To the editor: On the world stage Sunday as more than 1 million people marched in Paris, the only American voice was that of George Clooney at the Golden Globes in solidarity with marchers and mourners. In accepting the Cecil B. De Mille award, he repeated the now familiar, "Je suis Charlie." ("3 million across France march in solidarity against terrorism," Jan. 11)
That no top U.S. leader represented this country, marching in solidarity with other world leaders, is indefensible.
As Americans, we take pride in our 1st Amendment rights to free speech and a free press; this was an opportunity to demonstrate to the world that we will not be held hostage to fear. It is a cliche, but proved again by our absence, that "actions speak louder than words."
Rhetoric and carefully crafted images will not fill the gap created by world leaders with linked arms, marching in solidarity, absent an American presence.
Lenore Navarro Dowling, Los Angeles
To the editor: It was heartwarming to see more than 1 million people march in unity against the scourge of terrorism.
Religious and tribal warfare has been around seemingly forever. But now, with modern technology, advanced weaponry and great mobility, the horrors of religious and political fanaticism are with us at all times and at almost any place in the world.
If only the whole world could come together in peace and understanding. As the modern world grows smaller and more accessible to all, "je suis Charlie" becomes a cry for all humanity.
Bette Mason, Corona del Mar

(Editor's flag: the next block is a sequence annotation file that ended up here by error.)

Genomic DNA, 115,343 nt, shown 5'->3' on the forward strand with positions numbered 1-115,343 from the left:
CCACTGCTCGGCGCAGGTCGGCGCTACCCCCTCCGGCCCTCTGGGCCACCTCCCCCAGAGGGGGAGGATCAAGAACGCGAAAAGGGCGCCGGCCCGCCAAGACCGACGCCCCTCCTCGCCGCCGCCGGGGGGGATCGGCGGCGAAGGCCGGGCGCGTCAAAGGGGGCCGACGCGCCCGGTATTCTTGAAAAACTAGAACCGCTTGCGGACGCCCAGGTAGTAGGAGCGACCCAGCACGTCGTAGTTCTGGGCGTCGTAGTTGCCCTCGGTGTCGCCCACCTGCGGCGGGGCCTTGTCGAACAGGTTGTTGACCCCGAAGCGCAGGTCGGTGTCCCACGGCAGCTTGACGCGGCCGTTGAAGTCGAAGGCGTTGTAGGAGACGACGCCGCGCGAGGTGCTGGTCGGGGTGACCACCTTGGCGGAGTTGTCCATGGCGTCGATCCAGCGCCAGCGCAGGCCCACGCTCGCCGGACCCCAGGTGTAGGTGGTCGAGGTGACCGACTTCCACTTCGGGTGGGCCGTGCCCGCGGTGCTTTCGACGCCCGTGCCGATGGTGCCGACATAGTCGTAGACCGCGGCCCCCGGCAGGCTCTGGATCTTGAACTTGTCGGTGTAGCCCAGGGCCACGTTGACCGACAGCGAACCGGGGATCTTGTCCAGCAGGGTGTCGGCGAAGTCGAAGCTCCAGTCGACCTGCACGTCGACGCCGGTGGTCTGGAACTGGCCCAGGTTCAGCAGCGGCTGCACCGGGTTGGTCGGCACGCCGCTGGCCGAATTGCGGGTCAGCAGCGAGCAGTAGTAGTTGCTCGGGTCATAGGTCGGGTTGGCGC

To the editor: The response by the French people presents us with a stunning comparison to our own reaction to 9/11. Sure, the attacks in France have been much smaller, but they did go on for days in multiple locations.
The French responded with great sadness but almost simultaneously took to the streets with an almost ebullient defiance of the terrorists. In the U.S., by contrast, terrorism seems to have left our national psyche permanently gripped by fear.
The positive reaction in France will no doubt be challenged in the future. But our forefathers would be astounded to see their nation valuing personal safety so much more than freedom.
Carolyn Dingus, Oceanside
To the editor: People are always asking where the moderate Muslims are and why they're not speaking out. I am a Muslim, and I wholeheartedly, unmistakably and categorically condemn the actions of these miserable wretches. They are not Muslim.
My religion, like pure Christianity, Judaism and others, is one of peace. We are the religion of Adam, of Abraham, of Moses, of Jesus.
We Muslims tend to isolate ourselves in our enclaves. We need to do a better job of communication and intermingling. But we bring peace and seek harmony.
Get to know us. Some of us are good, some bad — just like any group.
Badrul Ula, Riverside